In its first space mission of the year, India has sent its GSAT-30 communications satellite into orbit, where it will replace another aging craft. The launch went off without a hitch.
The Indian Space Research Organization (ISRO) announced early on Friday that the spacecraft had reached orbit without issues. The launch was carried out from a facility in French Guiana in conjunction with French-based aerospace firm, Arianespace, which provided its Ariane 5 rockets for the mission.
“By operating GSAT-30, ISRO will – once again – foster the use of space to help bridge the digital divide in the Indian subcontinent as part of its ambitious space program,” an Arianespace spokesperson said in a statement.
The GSAT-30, which weighs in at 7,400 pounds (3,357 kg), will replace the INSAT-4A spacecraft, providing the Indian mainland and its island territories with extended coverage in Ku-band frequencies – used for satellite television, among other things – as well as widening C-band coverage over large swaths of the Persian Gulf and elsewhere in Asia.
“It will provide [direct-to-home television] services, digital news gathering and Ku-band will provide communication services in the Indian mainland,” said ISRO chairman Kailasavadivoo Sivan.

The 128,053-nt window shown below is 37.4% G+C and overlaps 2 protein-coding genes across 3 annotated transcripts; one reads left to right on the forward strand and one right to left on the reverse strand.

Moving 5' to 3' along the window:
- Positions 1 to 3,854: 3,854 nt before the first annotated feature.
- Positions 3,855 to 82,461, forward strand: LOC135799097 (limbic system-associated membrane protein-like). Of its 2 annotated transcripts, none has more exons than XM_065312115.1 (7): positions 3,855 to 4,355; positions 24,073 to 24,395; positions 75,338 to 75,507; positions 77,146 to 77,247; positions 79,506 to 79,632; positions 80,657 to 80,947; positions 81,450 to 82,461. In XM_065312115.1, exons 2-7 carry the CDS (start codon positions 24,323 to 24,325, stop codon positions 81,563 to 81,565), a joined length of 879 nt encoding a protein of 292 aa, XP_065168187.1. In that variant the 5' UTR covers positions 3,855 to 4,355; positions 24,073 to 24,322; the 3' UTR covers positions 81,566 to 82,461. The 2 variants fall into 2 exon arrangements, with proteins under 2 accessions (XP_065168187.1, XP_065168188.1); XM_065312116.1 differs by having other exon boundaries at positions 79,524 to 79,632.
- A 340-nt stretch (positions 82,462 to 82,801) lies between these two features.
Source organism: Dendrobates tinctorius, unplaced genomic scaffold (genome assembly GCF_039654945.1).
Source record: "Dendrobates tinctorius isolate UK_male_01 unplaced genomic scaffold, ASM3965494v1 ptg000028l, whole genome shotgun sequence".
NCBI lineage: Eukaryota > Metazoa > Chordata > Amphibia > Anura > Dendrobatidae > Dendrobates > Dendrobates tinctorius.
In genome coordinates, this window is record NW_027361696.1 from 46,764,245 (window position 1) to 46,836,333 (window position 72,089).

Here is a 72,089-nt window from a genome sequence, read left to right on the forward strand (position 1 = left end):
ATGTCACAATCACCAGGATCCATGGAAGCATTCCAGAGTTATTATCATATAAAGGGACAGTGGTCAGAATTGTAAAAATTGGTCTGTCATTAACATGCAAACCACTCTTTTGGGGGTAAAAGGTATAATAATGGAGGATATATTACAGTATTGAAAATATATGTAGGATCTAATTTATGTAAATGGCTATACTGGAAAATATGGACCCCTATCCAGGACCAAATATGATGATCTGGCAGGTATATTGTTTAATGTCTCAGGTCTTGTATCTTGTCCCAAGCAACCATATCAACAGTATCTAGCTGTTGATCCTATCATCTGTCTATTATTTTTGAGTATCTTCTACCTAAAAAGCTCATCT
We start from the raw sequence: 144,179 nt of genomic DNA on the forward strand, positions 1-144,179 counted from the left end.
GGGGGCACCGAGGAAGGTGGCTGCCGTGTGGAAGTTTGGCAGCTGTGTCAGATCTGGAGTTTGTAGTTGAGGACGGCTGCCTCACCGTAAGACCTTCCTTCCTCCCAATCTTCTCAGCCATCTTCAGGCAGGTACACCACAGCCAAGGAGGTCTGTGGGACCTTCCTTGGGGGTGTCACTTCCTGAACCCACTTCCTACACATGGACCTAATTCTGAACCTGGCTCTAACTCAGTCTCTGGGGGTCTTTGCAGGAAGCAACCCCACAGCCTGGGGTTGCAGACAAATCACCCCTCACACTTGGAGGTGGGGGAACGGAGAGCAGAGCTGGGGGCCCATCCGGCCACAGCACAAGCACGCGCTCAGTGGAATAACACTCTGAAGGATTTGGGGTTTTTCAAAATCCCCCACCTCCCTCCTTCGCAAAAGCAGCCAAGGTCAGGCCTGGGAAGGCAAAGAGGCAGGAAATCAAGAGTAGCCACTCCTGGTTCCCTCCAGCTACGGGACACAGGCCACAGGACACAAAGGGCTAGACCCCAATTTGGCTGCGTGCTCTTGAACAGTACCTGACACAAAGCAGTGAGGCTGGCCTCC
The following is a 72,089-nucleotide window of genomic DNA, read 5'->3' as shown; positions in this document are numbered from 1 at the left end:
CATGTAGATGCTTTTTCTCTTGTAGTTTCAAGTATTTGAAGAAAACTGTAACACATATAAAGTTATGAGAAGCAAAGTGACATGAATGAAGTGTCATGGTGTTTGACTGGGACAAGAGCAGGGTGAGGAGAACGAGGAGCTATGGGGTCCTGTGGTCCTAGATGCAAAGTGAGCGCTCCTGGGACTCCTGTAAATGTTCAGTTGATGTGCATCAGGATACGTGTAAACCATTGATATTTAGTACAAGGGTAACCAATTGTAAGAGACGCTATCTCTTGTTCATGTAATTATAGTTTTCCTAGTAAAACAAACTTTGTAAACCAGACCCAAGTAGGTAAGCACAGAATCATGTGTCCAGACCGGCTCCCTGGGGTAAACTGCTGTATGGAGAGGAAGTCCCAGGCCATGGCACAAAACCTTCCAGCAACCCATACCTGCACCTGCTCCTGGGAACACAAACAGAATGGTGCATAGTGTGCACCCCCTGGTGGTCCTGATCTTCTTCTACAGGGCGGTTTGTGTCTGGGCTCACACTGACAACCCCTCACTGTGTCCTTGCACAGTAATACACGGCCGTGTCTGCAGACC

The new craft has a 15-year lifespan, outdoing the 12-year expiration date of the INSAT-4A, which came and passed nearly two years ago, creating a sore need for the GSAT-30.
Another craft belonging to European satellite operator Eutelsat was also carried into orbit aboard the Ariane 5 rocket, making the vehicle’s 107th successful launch. Both satellites reached their destination about 30 minutes after liftoff.
India has big plans for space travel in 2020, with the country slated to launch its third lunar exploration mission in November. A previous endeavor failed last year after mission control lost contact with the Chandrayaan-2 moon rover, but the ISRO hopes to make a better showing the next time around.